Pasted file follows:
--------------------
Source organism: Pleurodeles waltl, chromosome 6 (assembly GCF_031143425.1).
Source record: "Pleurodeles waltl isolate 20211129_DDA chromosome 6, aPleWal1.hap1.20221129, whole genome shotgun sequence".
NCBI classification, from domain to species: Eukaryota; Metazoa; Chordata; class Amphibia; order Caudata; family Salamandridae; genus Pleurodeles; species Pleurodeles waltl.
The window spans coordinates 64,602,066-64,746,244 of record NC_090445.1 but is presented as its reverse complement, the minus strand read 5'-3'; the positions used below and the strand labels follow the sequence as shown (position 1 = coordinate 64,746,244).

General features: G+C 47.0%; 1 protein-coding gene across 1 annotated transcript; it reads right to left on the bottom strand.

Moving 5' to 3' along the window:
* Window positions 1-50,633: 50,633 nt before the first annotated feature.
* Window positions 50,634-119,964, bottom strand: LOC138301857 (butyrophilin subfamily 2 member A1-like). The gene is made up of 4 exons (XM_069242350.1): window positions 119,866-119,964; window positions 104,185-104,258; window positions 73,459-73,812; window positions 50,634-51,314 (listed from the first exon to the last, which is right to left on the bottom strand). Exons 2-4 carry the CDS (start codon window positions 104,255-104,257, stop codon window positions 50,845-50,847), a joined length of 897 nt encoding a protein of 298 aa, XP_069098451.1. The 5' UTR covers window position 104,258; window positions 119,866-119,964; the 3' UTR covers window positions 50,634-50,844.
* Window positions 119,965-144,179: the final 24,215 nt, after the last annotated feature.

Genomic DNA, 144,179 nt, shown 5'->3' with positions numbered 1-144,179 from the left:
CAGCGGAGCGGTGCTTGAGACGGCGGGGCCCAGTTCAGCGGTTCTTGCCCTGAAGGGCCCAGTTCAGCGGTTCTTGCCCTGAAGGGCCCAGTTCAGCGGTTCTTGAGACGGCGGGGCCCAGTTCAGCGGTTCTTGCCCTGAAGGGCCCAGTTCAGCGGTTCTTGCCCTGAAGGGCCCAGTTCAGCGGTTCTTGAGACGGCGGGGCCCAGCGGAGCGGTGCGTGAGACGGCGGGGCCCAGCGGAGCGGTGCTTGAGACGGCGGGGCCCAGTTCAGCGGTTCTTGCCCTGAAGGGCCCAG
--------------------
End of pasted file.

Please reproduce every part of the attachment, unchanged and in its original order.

Source organism: Pleurodeles waltl, chromosome 6 (assembly GCF_031143425.1).
Source record: "Pleurodeles waltl isolate 20211129_DDA chromosome 6, aPleWal1.hap1.20221129, whole genome shotgun sequence".
NCBI classification, from domain to species: Eukaryota; Metazoa; Chordata; class Amphibia; order Caudata; family Salamandridae; genus Pleurodeles; species Pleurodeles waltl.
The window spans coordinates 64,602,066-64,746,244 of record NC_090445.1 but is presented as its reverse complement, the minus strand read 5'-3'; the positions used below and the strand labels follow the sequence as shown (position 1 = coordinate 64,746,244).

General features: G+C 47.0%; 1 protein-coding gene across 1 annotated transcript; it reads right to left on the bottom strand.

Moving 5' to 3' along the window:
* Window positions 1-50,633: 50,633 nt before the first annotated feature.
* Window positions 50,634-119,964, bottom strand: LOC138301857 (butyrophilin subfamily 2 member A1-like). The gene is made up of 4 exons (XM_069242350.1): window positions 119,866-119,964; window positions 104,185-104,258; window positions 73,459-73,812; window positions 50,634-51,314 (listed from the first exon to the last, which is right to left on the bottom strand). Exons 2-4 carry the CDS (start codon window positions 104,255-104,257, stop codon window positions 50,845-50,847), a joined length of 897 nt encoding a protein of 298 aa, XP_069098451.1. The 5' UTR covers window position 104,258; window positions 119,866-119,964; the 3' UTR covers window positions 50,634-50,844.
* Window positions 119,965-144,179: the final 24,215 nt, after the last annotated feature.

Genomic DNA, 144,179 nt, shown 5'->3' with positions numbered 1-144,179 from the left:
CAGCGGAGCGGTGCTTGAGACGGCGGGGCCCAGTTCAGCGGTTCTTGCCCTGAAGGGCCCAGTTCAGCGGTTCTTGCCCTGAAGGGCCCAGTTCAGCGGTTCTTGAGACGGCGGGGCCCAGTTCAGCGGTTCTTGCCCTGAAGGGCCCAGTTCAGCGGTTCTTGCCCTGAAGGGCCCAGTTCAGCGGTTCTTGAGACGGCGGGGCCCAGCGGAGCGGTGCGTGAGACGGCGGGGCCCAGCGGAGCGGTGCTTGAGACGGCGGGGCCCAGTTCAGCGGTTCTTGCCCTGAAGGGCCCAG